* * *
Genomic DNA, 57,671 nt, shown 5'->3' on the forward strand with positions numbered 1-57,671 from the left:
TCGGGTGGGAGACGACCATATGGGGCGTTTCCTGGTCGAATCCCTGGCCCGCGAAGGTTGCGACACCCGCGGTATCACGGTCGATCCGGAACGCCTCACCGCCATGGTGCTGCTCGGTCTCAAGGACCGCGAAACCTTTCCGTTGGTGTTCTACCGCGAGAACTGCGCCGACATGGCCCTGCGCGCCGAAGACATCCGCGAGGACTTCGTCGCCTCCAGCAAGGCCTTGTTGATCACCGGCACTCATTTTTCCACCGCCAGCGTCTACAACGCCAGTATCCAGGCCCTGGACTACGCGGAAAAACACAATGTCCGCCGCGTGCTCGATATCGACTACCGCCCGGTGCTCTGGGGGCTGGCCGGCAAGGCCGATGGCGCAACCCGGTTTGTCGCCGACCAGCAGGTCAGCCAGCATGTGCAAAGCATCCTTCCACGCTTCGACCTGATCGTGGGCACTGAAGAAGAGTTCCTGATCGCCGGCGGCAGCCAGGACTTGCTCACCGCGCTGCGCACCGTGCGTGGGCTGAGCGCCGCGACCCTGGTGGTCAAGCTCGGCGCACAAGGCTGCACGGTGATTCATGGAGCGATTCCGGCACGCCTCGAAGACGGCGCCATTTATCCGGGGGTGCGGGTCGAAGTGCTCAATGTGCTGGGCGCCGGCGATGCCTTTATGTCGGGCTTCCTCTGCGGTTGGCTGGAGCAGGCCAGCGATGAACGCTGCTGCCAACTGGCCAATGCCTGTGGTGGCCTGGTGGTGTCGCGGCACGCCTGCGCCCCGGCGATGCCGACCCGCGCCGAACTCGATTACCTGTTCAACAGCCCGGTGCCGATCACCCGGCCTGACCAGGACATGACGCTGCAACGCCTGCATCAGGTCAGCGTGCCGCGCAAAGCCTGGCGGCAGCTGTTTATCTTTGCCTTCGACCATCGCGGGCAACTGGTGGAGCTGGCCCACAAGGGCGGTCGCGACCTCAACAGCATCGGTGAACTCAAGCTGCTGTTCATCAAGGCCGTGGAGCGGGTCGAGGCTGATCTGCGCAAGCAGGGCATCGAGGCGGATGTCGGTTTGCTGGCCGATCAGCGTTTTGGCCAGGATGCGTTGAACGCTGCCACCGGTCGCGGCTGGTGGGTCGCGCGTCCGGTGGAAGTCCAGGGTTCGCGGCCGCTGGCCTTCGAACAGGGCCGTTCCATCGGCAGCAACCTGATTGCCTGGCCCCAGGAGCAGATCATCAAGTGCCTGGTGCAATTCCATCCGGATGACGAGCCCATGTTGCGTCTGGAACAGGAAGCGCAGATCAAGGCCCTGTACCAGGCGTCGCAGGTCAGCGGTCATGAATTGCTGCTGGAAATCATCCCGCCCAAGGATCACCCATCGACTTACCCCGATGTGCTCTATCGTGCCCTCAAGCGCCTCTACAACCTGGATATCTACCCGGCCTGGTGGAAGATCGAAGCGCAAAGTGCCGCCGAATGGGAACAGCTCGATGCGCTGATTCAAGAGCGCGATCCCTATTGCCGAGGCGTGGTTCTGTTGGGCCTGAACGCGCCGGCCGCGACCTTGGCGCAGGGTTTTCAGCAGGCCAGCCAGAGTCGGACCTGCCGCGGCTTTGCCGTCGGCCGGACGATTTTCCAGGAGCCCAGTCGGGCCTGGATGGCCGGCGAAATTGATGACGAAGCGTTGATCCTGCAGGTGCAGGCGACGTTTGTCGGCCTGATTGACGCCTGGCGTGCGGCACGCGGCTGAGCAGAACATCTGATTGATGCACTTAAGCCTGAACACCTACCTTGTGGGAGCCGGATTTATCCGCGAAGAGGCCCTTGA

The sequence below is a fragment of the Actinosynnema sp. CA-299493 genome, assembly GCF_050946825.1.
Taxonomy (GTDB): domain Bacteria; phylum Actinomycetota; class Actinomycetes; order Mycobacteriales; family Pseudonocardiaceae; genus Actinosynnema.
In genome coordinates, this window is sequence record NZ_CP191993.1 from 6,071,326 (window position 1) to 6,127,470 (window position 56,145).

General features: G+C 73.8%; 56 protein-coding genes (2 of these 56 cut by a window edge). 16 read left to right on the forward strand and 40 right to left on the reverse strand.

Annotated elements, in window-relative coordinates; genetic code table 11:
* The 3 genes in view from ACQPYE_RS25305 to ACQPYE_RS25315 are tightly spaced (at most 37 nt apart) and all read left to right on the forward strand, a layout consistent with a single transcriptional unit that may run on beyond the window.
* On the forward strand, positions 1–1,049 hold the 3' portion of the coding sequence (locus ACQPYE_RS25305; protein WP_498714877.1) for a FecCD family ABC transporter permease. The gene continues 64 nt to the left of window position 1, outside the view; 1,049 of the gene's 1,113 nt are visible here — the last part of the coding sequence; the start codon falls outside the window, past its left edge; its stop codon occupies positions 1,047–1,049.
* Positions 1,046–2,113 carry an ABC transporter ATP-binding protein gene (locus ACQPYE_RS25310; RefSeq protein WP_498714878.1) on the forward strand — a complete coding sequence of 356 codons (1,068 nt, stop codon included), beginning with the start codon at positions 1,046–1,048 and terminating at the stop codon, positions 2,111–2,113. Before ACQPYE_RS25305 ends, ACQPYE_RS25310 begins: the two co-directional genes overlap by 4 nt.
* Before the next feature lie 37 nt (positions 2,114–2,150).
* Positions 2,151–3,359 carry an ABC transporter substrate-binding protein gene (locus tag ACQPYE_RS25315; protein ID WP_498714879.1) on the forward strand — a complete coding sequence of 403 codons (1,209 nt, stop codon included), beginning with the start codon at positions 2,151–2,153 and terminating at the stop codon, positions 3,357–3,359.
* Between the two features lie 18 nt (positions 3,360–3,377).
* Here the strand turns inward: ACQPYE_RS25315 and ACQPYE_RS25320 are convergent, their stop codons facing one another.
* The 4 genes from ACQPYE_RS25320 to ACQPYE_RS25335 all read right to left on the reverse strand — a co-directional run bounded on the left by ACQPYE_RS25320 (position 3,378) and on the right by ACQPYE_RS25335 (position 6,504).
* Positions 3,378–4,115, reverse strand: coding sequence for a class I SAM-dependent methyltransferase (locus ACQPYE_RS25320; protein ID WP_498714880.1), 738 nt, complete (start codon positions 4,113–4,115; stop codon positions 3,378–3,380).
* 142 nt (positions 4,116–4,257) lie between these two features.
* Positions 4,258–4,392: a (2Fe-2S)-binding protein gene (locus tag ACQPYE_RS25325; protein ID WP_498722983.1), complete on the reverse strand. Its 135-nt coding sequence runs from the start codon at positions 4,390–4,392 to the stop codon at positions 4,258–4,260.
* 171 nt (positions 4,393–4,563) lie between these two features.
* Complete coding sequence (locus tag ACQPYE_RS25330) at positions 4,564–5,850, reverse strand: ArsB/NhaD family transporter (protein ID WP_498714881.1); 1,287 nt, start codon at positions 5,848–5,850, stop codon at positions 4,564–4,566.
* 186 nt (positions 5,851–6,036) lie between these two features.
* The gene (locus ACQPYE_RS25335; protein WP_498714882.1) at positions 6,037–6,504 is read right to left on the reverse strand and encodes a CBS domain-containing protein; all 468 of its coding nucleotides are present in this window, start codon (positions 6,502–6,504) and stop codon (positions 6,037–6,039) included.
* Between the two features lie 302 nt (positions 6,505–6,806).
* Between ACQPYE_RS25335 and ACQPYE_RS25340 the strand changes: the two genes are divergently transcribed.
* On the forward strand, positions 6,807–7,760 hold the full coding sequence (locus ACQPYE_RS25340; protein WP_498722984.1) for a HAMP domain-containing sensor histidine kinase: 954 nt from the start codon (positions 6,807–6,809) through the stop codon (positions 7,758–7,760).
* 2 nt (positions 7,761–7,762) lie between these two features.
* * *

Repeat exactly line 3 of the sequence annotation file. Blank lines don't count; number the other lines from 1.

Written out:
The sequence below is a fragment of the Actinosynnema sp. CA-299493 genome, assembly GCF_050946825.1.